See ya, Joey! 7 memorable short-term spells to rival Barton's Rangers sojourn
1. Chop Souey
The caller advised Souness to sign his cousin, who'd supposedly represented Paris Saint-Germain in the past
Graeme Souness has always come across as a tough and fearless character in his roles as player, manager and pundit, but even he probably still has nightmares about Ali Dia.
While in charge of Southampton in 1996, the Scot received a call from someone purporting to be George Weah, the Milan striker who'd been named FIFA World Player of the Year a few months previously. The caller advised Souness to sign his cousin, who'd supposedly represented Paris Saint-Germain in the past, and Dia was duly offered a one-month contract.
An injury sustained by Matt Le Tissier after just 32 minutes of Southampton's Premier League clash with Leeds saw the striker summoned from the bench, but it was clear almost immediately that something was amiss. "Bambi on ice" was how Le Tissier described a truly dreadful performance; Souness, realising he'd been had - the person on the phone was a university student rather than a world-class footballer - hooked Dia before the end of the encounter.
The youngster was released just two weeks into his deal, securing his position as the worst signing in Premier League history.
2. Heart, no Sol
He didn't last long, though, departing after just a single appearance amid accusations of broken promises
After three years at Portsmouth, the 34-year-old found himself without a club at the start of the 2009/10 campaign. It wasn't much of a surprise that the centre-back wanted to continue playing; what did come as a shock, though, was the identity of his next employers.
League Two outfit Notts County had recently appointed Sven-Goran Eriksson as their director of football, and it was the former England boss' influence - as well as the offer of a £40,000-a-week contract - that persuaded Campbell to drop down to the fourth tier. He didn't last long, though, departing after just a single appearance amid accusations of broken promises.
3. Didi really sign?
Hamann was won over by Allardyce's offer and penned a pre-contract agreement with the Trotters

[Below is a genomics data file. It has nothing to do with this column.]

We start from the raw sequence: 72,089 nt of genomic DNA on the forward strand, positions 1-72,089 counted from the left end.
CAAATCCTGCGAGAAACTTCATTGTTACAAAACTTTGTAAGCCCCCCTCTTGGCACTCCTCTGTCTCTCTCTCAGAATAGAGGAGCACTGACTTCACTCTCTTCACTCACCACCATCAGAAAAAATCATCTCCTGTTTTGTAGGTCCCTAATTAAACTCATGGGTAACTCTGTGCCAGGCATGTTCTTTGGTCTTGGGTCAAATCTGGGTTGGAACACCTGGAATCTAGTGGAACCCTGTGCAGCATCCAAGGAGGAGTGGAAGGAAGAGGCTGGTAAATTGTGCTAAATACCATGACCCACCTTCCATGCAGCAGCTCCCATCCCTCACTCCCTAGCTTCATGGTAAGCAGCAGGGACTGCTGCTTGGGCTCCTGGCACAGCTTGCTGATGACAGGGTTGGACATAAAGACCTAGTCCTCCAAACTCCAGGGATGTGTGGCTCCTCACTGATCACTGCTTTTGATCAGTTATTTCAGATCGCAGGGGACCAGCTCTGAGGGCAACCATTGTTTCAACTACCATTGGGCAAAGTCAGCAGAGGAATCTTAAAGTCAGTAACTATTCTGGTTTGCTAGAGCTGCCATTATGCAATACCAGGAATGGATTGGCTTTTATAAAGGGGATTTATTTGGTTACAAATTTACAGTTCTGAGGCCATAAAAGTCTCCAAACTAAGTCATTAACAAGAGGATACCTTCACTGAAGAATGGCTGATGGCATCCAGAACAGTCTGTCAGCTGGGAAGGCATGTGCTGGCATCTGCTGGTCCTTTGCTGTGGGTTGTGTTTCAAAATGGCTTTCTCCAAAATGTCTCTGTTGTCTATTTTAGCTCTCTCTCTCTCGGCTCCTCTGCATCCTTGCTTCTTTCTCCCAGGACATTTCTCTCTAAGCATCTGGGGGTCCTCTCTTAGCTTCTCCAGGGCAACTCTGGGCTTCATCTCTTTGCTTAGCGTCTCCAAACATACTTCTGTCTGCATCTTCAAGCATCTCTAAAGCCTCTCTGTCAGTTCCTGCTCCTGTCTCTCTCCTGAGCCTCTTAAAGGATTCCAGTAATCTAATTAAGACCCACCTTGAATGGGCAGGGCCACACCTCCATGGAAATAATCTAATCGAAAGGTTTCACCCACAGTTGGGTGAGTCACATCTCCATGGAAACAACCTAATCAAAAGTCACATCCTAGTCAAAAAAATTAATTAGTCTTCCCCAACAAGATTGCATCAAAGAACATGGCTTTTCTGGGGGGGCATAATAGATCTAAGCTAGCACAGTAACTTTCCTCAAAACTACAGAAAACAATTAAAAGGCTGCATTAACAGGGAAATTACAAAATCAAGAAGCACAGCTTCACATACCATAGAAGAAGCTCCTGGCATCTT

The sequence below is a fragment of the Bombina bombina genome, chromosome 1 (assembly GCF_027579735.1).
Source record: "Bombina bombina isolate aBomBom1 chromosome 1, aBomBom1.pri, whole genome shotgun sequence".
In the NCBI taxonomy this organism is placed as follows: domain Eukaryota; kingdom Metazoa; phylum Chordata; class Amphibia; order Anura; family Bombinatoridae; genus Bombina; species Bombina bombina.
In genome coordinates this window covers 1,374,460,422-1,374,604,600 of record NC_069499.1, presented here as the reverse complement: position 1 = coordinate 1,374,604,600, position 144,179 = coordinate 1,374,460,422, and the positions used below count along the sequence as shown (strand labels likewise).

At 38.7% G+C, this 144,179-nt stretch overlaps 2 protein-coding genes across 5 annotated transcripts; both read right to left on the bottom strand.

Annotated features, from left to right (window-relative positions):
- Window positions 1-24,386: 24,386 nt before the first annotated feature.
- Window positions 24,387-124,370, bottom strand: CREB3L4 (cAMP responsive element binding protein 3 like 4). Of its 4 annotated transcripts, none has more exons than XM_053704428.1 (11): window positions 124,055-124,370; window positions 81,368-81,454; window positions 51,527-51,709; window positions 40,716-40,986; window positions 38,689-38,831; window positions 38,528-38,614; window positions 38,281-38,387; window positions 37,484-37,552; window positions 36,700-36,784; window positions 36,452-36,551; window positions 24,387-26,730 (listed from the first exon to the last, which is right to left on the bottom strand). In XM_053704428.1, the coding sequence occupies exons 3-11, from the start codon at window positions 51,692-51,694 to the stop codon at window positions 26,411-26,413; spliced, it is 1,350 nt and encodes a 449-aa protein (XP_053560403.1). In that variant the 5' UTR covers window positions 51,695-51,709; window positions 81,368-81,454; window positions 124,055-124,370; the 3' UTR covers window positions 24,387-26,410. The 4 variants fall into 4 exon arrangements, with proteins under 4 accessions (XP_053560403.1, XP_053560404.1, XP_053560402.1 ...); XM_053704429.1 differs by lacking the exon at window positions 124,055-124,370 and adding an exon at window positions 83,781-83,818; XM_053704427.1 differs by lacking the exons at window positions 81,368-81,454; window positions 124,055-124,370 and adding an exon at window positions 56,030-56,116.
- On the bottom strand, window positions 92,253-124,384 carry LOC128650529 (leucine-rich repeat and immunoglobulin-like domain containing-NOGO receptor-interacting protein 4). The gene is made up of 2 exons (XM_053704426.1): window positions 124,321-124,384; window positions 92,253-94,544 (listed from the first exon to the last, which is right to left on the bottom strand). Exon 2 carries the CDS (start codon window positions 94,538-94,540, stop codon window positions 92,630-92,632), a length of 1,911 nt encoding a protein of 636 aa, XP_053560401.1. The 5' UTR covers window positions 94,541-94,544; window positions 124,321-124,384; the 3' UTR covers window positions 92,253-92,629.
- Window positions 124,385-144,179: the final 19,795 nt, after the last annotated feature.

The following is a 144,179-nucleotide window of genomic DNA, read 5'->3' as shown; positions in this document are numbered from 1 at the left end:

Dietmar Hamann was deemed surplus to requirements at Liverpool in the summer of 2006, with Bolton manager Sam Allardyce quickly pouncing in a bid to bring the German to the Reebok.
Hamann was won over by Allardyce's offer and penned a pre-contract agreement with the Trotters, only to change his mind and join Manchester City a mere 24 hours later.
It wasn't all bad news for Bolton, though: the club received £300,000 in compensation from City, which was a tidy sum of money for a day's work.
4. Guardiola sent packing
It was Sergio rather than Pep who earned the wrath of his employers last year, with Barcelona terminating the youngster's contract just a day after it was signed
Hold your horses, Manchester City fans, we don't mean that Guardiola. It was Sergio rather than Pep who earned the wrath of his employers last year, with Barcelona terminating the youngster's contract just a day after it was signed.
His crime? Making offensive comments about the club on Twitter a few years before. Guardiola denied writing the posts himself and tried to shift the blame onto a friend, but Barca weren't buying it. The Spaniard moved to Granada shortly after and is currently on loan at Adelaide United.
— Front Page Football (@FrontPgFootball) September 22, 2016
5. Five-day all-inclusive in Turkey
Bouazza played only one match for the club before departing five days after signing, the midfielder stating his desire to find a different project elsewhere
Despite enjoying some success during his four years with Watford, Hameur Bouazza proved to be yet another poor Lawrie Sanchez signing at Fulham.
Few tears were therefore shed at Craven Cottage when Sivasspor swooped in for his signature in 2009, but the Turkish sunshine wasn't enough to prevent the Algerian's early exit. Bouazza played only one match for the club before departing five days after signing, the midfielder stating his desire to find a different project elsewhere.
Perhaps he just fancied a bit of sea air: Blackpool was Bouazza's next destination.
6. Take me home
The defender struggled to move on emotionally following his exit from Goodison Park in 1997
It's common for players to retain an affection for the club where they began their career, particularly if they also managed to win a trophy during their formative years, as David Unsworth did at Everton.
The defender struggled to move on emotionally following his exit from Goodison Park in 1997; after a year at West Ham, Unsworth was sold to Aston Villa for £3 million, but a bout of homesickness brought his time in the Midlands to an end just one month later. Everton heeded his call and brought him back to Merseyside, where he remained until 2004.
7. Welcome to Sarajevo
A different language, culture and cuisine can all be difficult for players to adapt to upon moving abroad, but Javier Hervas had a very specific reason for failing to settle in Sarajevo after swapping Brisbane Roar for Zeljeznicar in the summer.
While walking his dog in the capital, the Spaniard and his wife were attacked by a group of stray dogs on the street. Understandably saken by the incident, Javier Hervas decided to call a premature end to his Bosnian adventure despite not having yet played a game, with the club agreeing to terminate his contract.